One of the most difficult things about a season like this is keeping each result in the proper context. I've found myself falling increasingly out of love with baseball over the past few years, but one of the things I really miss about following the sport obsessively is the relatively minor emotional swings; during baseball season, there's a game very nearly every day and given the relative un-importance of each individual outcome, it's pretty easy for a season to slip away without even the most hardcore fans really taking notice of what's going on. In football, where there's only one game per week most of the time, and the importance of whatever happened in that last match is invariably blown out of proportion. That's less and less true when a team is winning consistently, but even the most optimistic Villa fan would admit that this team isn't likely to win consistently this season.
Some days Aston Villa will play as well as they did against Swansea and Manchester City, and folks will start looking into the cost of a trip to Belgium or the Netherlands. Other days, they'll play as poorly as they did against Everton and Southampton and people will try to find friends with spacious couches in Ipswich or Hull. The dizzying optimism and crushing depression are equally silly (though one is slightly more understandable and significantly more enjoyable than the other) but to some extent those reactions are understandable. This team looks excellent on good days, and they look absolutely horrendous on bad days. That's the nature of the beast at the moment, and removed from the situation it makes sense. But in the moment it's difficult to put things into their proper context, and it's quite easy for the moment to devolve into the prevailing narrative.
I bring all of this up because I don't much fancy Villa's chances against Tottenham Hotspur at White Hart Lane. Stranger things than a Villa win today have happened of course, but not only is the gap in talent between the sides quite large, Spurs also match up quite well against this side. Their high-pressure style is similar to that favored by Southampton and Everton, while their tactically disciplined central midfield of Willaim Gallas and Jan Vertonghen will make it difficult to find much space through the middle. Spurs are weakest on the flanks; despite his tremendous quality going forward, Kyle Walker is an absolute horror-show at the back, while Spurs are missing Benoit Assou-Ekotto's presence down the left-hand side. To this point Paul Lambert has tended to favor a somewhat narrow shape through the center that favored central midfielders over out-and-out wingers, but given Tottenham's weak points it will be interesting to see whether or not he gives Marc Albrighton and/or Charles N'Zogbia the nod.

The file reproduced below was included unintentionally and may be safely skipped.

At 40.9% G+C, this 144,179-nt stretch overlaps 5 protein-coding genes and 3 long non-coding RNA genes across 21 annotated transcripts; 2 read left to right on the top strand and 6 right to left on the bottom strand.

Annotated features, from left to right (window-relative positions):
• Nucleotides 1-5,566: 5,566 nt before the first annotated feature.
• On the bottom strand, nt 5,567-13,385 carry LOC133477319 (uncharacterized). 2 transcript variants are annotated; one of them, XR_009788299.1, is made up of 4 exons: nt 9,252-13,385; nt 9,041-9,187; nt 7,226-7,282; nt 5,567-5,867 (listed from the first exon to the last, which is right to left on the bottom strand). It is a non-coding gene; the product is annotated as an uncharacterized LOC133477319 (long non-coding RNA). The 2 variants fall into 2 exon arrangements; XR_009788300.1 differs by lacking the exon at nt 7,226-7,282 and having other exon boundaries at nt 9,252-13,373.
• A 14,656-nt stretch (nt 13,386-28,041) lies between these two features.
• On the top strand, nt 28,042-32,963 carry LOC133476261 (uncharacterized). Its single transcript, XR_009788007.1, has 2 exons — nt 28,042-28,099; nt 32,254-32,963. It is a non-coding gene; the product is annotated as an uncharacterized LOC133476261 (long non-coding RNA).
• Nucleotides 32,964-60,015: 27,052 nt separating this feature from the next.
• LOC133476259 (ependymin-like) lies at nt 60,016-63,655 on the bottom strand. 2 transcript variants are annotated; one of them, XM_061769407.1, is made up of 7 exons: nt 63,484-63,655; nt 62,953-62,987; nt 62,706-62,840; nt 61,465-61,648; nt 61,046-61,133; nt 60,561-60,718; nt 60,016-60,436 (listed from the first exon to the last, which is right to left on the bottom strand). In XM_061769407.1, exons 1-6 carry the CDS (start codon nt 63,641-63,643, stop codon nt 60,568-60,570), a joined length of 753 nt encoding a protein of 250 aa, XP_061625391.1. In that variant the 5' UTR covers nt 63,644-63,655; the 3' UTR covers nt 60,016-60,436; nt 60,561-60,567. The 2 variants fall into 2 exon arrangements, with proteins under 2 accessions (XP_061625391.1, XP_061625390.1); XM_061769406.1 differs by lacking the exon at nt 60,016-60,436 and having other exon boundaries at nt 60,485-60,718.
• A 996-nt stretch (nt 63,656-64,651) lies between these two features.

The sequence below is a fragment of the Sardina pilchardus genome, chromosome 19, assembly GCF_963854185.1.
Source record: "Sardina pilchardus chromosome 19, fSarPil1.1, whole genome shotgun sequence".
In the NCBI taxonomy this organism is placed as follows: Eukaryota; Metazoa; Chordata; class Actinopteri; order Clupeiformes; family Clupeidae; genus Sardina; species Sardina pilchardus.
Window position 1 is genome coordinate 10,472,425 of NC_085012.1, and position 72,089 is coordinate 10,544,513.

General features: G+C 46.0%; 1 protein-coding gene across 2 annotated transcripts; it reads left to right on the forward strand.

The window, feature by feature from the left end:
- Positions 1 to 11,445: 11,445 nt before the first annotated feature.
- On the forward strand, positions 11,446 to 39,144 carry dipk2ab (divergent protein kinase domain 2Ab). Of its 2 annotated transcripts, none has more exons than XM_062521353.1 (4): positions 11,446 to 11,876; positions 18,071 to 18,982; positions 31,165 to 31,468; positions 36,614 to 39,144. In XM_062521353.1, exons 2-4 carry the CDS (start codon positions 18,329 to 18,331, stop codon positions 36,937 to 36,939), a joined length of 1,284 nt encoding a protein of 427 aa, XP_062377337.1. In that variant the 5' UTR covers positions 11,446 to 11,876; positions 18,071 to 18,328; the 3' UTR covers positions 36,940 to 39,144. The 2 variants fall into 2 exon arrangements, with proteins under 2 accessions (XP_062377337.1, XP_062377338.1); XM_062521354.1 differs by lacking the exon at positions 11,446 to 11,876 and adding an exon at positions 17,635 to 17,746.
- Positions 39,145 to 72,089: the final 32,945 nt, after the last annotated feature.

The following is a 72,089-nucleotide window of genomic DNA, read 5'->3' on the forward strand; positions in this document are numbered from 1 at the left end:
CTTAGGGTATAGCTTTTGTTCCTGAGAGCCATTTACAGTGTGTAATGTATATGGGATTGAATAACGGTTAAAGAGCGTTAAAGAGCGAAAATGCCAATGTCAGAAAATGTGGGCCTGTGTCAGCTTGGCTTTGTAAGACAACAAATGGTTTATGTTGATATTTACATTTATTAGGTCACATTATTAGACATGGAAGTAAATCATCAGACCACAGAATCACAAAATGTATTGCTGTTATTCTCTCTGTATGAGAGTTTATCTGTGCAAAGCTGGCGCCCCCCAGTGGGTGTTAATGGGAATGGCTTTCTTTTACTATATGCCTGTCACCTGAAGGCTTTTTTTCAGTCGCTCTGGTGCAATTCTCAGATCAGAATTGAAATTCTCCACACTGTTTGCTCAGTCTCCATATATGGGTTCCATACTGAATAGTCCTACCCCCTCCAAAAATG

But realistically, outside back is the only spot on the field where Spurs don't hold a decisive edge in terms of quality. Tottenham's attacking talent is, in a word, terrifying; Lennon, Adebayor, Bale, Defoe, Dembele, Sigurðsson; each of those players could easily walk into the Villa team. Sandro is a disturbingly clever vacuum cleaner, sucking up loose balls and springing counter attacks seemingly at will. There's a clear distinction between the elite and the also-rans in the Premier League, and though Spurs may well be near the bottom of the elite tier they're stil very much a part of it, while Aston Villa is quite clearly not.
That's certainly not to say Aston Villa is without a chance in this game. Spurs have their moments of severe ineptitude in spite of their superior talent, and on their day Villa has shown themselves to be a match for nearly anyone. But if you happen to be a betting person, you'd likely be a bit foolish to wager to much on a Villa win. And if the more likely result comes to pass-even if it's unpleasant-that, in and of itself, shouldn't do much to detract from the way anyone feels about the way things are progressing. And realistically, neither should a win. At least if you think things are going well, because teams on the ascendancy are almost certain to pull off a shock now and again.
In short: it's just one game. It's a game in which Villa are the clear underdogs, and unlike the past few seasons where Villa entered the game in a similar position but lacked a cohesive plan to turn the team back towards a more positive future, a plan is evident. At the worst, what we already know is confirmed; this side is a work in progress, unpleasant game will happen, on to the next one. But at best, we might find that the timeline for renewed relevance has been moved ahead just that little bit more. I used to look at these games as something of a chore. Now, with faith in the man taking this club forward, I look at them with genuine excitement. When you're prepared to absorb the occasional thrashing with good cheer, the prospect doesn't seem nearly so daunting. But that doesn't make the good days any less enjoyable.